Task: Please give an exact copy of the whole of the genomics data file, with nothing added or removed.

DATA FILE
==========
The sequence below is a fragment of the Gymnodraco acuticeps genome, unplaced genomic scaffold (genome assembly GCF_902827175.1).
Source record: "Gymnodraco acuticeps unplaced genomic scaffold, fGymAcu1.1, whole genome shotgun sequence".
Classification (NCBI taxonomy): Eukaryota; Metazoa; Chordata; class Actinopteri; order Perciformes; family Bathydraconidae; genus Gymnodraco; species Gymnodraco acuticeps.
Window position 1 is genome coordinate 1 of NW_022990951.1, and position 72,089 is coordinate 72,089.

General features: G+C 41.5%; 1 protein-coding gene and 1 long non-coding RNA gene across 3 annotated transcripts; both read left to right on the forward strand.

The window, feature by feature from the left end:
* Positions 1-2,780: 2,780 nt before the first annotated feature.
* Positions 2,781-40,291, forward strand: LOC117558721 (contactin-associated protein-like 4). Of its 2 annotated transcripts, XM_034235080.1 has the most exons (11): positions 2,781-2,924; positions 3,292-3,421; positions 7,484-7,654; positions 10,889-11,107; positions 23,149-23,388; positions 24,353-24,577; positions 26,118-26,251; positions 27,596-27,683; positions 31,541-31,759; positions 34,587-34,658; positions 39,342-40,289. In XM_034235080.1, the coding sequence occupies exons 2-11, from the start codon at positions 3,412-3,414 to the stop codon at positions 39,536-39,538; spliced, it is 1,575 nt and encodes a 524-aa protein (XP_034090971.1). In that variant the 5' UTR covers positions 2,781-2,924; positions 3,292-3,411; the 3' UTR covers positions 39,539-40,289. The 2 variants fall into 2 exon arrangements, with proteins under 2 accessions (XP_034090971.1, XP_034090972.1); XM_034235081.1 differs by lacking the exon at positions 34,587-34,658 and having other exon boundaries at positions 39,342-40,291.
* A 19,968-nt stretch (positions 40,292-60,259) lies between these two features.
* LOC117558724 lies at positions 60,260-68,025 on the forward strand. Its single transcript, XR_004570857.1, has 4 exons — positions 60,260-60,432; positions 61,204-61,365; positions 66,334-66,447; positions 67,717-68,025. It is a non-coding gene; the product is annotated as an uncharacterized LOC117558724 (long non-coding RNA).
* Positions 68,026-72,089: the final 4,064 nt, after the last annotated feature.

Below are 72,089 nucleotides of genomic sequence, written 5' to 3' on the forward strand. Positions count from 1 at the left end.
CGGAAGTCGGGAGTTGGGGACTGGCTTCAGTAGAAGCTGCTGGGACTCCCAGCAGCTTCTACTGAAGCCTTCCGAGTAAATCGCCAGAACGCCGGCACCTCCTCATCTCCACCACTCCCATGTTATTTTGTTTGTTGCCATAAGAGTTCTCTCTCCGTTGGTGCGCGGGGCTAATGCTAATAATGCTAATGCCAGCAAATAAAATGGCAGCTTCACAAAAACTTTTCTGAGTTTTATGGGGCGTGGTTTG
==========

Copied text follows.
The sequence below is a fragment of the Gymnodraco acuticeps genome, unplaced genomic scaffold (genome assembly GCF_902827175.1).
Source record: "Gymnodraco acuticeps unplaced genomic scaffold, fGymAcu1.1, whole genome shotgun sequence".
Classification (NCBI taxonomy): Eukaryota; Metazoa; Chordata; class Actinopteri; order Perciformes; family Bathydraconidae; genus Gymnodraco; species Gymnodraco acuticeps.
Window position 1 is genome coordinate 1 of NW_022990951.1, and position 72,089 is coordinate 72,089.

General features: G+C 41.5%; 1 protein-coding gene and 1 long non-coding RNA gene across 3 annotated transcripts; both read left to right on the forward strand.

The window, feature by feature from the left end:
* Positions 1-2,780: 2,780 nt before the first annotated feature.
* Positions 2,781-40,291, forward strand: LOC117558721 (contactin-associated protein-like 4). Of its 2 annotated transcripts, XM_034235080.1 has the most exons (11): positions 2,781-2,924; positions 3,292-3,421; positions 7,484-7,654; positions 10,889-11,107; positions 23,149-23,388; positions 24,353-24,577; positions 26,118-26,251; positions 27,596-27,683; positions 31,541-31,759; positions 34,587-34,658; positions 39,342-40,289. In XM_034235080.1, the coding sequence occupies exons 2-11, from the start codon at positions 3,412-3,414 to the stop codon at positions 39,536-39,538; spliced, it is 1,575 nt and encodes a 524-aa protein (XP_034090971.1). In that variant the 5' UTR covers positions 2,781-2,924; positions 3,292-3,411; the 3' UTR covers positions 39,539-40,289. The 2 variants fall into 2 exon arrangements, with proteins under 2 accessions (XP_034090971.1, XP_034090972.1); XM_034235081.1 differs by lacking the exon at positions 34,587-34,658 and having other exon boundaries at positions 39,342-40,291.
* A 19,968-nt stretch (positions 40,292-60,259) lies between these two features.
* LOC117558724 lies at positions 60,260-68,025 on the forward strand. Its single transcript, XR_004570857.1, has 4 exons — positions 60,260-60,432; positions 61,204-61,365; positions 66,334-66,447; positions 67,717-68,025. It is a non-coding gene; the product is annotated as an uncharacterized LOC117558724 (long non-coding RNA).
* Positions 68,026-72,089: the final 4,064 nt, after the last annotated feature.

Below are 72,089 nucleotides of genomic sequence, written 5' to 3' on the forward strand. Positions count from 1 at the left end.
CGGAAGTCGGGAGTTGGGGACTGGCTTCAGTAGAAGCTGCTGGGACTCCCAGCAGCTTCTACTGAAGCCTTCCGAGTAAATCGCCAGAACGCCGGCACCTCCTCATCTCCACCACTCCCATGTTATTTTGTTTGTTGCCATAAGAGTTCTCTCTCCGTTGGTGCGCGGGGCTAATGCTAATAATGCTAATGCCAGCAAATAAAATGGCAGCTTCACAAAAACTTTTCTGAGTTTTATGGGGCGTGGTTTG